into the contruction. The life cycle is about 65 to 90 days.
TYPE OF DAMAGE: Clothes moths can feed on wool products, such as
clothing, carpets, rugs, furs, fabrics, blankets, and piano felts.
They may feed on fabrics of vegetable origin (cotton) if the fabrics
are mixed with wool or soiled with food particles. Clothes moths can
do serious damage to small or large wool rugs. The caterpillars can
feed on the underside of the rug for a long time-doing considerable
damage-before they are detected.
CONTROL: Articles must be protected from clothes moth attack, either
by frequent cleaning or storing in insect-free environments. Wool rugs
should be inspected and cleaned (if small enough) on a regular basis.
INTERESTING FACTS: Most damage is done to clothing and fiber left
undisturbed for a long time or to clothing soiled with beverages,
urine, oil, and sweat.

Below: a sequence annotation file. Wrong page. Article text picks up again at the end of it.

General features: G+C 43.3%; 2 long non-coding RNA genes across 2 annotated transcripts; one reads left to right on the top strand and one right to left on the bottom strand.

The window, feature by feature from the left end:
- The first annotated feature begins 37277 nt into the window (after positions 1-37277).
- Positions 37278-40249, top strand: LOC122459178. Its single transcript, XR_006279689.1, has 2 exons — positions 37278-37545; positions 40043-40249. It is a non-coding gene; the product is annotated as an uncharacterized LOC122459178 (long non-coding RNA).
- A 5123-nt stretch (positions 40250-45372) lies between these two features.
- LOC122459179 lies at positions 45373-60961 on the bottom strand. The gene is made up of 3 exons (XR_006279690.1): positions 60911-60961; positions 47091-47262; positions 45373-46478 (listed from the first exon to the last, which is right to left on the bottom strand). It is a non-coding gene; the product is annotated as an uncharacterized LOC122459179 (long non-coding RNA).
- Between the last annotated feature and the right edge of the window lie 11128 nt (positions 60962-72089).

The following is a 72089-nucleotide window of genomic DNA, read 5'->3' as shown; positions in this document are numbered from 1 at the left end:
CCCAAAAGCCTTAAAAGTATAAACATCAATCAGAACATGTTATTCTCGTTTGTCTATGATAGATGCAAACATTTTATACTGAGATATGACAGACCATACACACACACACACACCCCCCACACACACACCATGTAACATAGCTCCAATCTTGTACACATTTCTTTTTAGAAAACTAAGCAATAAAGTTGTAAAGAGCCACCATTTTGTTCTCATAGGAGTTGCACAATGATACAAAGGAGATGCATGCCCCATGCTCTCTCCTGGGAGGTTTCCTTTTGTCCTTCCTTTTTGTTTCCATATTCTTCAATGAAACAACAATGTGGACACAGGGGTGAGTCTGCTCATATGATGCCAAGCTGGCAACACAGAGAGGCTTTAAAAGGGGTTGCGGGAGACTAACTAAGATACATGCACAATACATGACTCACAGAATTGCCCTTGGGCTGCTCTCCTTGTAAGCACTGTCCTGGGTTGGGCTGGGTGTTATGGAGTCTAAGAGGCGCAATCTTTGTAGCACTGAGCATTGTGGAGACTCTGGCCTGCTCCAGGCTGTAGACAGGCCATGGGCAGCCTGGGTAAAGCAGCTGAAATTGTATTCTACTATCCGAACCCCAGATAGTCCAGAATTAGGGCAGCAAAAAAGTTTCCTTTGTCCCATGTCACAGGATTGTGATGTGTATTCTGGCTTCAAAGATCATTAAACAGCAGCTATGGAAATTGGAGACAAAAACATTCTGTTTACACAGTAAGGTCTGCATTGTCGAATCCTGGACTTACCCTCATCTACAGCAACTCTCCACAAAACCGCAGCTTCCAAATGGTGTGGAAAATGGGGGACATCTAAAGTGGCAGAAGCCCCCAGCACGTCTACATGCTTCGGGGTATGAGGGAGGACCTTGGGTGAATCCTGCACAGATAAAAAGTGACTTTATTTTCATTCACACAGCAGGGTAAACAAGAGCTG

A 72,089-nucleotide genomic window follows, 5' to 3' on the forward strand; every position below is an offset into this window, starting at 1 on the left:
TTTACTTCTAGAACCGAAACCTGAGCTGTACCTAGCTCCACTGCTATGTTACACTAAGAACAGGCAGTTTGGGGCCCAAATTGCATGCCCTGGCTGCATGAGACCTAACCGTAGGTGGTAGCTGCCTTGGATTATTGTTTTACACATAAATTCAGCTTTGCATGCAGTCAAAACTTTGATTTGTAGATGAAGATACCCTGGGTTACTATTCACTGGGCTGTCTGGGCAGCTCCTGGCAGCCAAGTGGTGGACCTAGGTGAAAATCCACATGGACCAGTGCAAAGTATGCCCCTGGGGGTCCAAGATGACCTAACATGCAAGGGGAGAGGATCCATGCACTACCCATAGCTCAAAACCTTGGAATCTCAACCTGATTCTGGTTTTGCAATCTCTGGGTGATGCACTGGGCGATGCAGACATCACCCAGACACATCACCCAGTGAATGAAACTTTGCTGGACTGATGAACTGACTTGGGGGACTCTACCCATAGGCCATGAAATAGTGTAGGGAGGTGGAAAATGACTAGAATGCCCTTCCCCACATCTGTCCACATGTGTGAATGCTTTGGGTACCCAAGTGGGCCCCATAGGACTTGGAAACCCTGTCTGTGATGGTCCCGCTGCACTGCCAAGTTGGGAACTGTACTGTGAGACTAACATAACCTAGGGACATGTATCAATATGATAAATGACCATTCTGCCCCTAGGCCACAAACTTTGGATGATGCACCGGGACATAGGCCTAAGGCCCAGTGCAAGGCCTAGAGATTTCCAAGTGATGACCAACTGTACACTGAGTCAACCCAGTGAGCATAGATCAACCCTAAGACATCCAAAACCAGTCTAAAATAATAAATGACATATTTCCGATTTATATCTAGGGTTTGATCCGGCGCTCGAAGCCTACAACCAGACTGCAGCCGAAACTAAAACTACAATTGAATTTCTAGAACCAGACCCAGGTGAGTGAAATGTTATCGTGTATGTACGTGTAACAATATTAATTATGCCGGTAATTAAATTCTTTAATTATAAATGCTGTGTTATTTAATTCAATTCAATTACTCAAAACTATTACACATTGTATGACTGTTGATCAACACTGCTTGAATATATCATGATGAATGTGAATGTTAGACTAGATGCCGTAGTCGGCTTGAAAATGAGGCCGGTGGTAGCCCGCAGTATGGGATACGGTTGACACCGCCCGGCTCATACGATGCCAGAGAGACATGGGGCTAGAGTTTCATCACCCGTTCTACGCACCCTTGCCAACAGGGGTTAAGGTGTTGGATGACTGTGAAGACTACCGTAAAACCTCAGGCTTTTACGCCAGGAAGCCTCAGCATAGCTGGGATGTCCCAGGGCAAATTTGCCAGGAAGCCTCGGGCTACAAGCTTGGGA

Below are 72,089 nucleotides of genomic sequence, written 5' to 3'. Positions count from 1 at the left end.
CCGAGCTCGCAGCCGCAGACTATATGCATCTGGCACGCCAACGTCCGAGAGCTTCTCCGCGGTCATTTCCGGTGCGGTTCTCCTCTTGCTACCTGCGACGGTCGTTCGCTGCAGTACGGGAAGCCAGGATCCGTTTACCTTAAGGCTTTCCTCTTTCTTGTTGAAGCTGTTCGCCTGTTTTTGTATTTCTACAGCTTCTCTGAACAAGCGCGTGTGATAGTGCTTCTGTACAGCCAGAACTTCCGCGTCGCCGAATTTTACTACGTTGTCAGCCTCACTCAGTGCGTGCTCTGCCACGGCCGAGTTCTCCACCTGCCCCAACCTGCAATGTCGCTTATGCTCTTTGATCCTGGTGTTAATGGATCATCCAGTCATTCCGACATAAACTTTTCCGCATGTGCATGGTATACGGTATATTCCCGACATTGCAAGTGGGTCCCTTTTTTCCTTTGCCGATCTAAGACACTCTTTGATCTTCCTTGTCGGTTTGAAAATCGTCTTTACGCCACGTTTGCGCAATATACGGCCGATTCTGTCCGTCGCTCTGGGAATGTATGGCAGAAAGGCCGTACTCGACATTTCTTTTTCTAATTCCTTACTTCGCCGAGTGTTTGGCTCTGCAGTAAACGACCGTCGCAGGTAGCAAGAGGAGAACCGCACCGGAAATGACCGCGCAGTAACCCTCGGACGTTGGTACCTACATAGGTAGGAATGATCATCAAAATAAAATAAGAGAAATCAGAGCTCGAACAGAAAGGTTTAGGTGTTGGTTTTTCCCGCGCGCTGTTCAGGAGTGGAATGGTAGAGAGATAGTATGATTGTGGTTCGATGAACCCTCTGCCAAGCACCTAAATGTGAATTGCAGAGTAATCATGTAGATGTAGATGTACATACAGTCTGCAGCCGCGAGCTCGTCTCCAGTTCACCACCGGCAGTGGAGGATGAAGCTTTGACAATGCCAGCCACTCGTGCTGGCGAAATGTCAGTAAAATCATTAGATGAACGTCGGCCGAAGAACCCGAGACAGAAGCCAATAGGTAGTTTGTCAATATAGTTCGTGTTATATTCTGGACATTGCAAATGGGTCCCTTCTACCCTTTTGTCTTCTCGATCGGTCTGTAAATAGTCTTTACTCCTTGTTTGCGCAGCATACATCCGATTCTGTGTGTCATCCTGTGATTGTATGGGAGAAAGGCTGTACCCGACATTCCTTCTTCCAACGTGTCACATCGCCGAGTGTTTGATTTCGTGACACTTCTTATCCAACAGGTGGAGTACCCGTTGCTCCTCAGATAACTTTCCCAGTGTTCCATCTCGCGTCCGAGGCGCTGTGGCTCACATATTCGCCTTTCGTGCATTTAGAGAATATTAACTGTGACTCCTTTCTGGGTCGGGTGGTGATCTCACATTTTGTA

"Proper diagnosis of the pest is the first step in gaining control.
Woolens damaged by the clothes moth exhibit furrows in the surface,
which is caused by the larvae's habit of grazing. Occasionally, and
during heavy infestations, the woolens will have holes. When larvae
infest furs or hairbrushes, they clip off the individual hairs close
to the surface. Larvae can infest cast pet hairs that are trapped
under baseboards or in the air return vents of heating systems. They
also have been found in vacant wasp nests and feed on insects that
have died in wall voids or attics.
"The webbing clothes moth will feed on hair, wool, fur, feathers, and
similar animal products. Synthetics, cottons, and other plant
materials are not attacked by the webbing clothes moth larvae unless
these items are stained with food or body oils. The casemaking clothes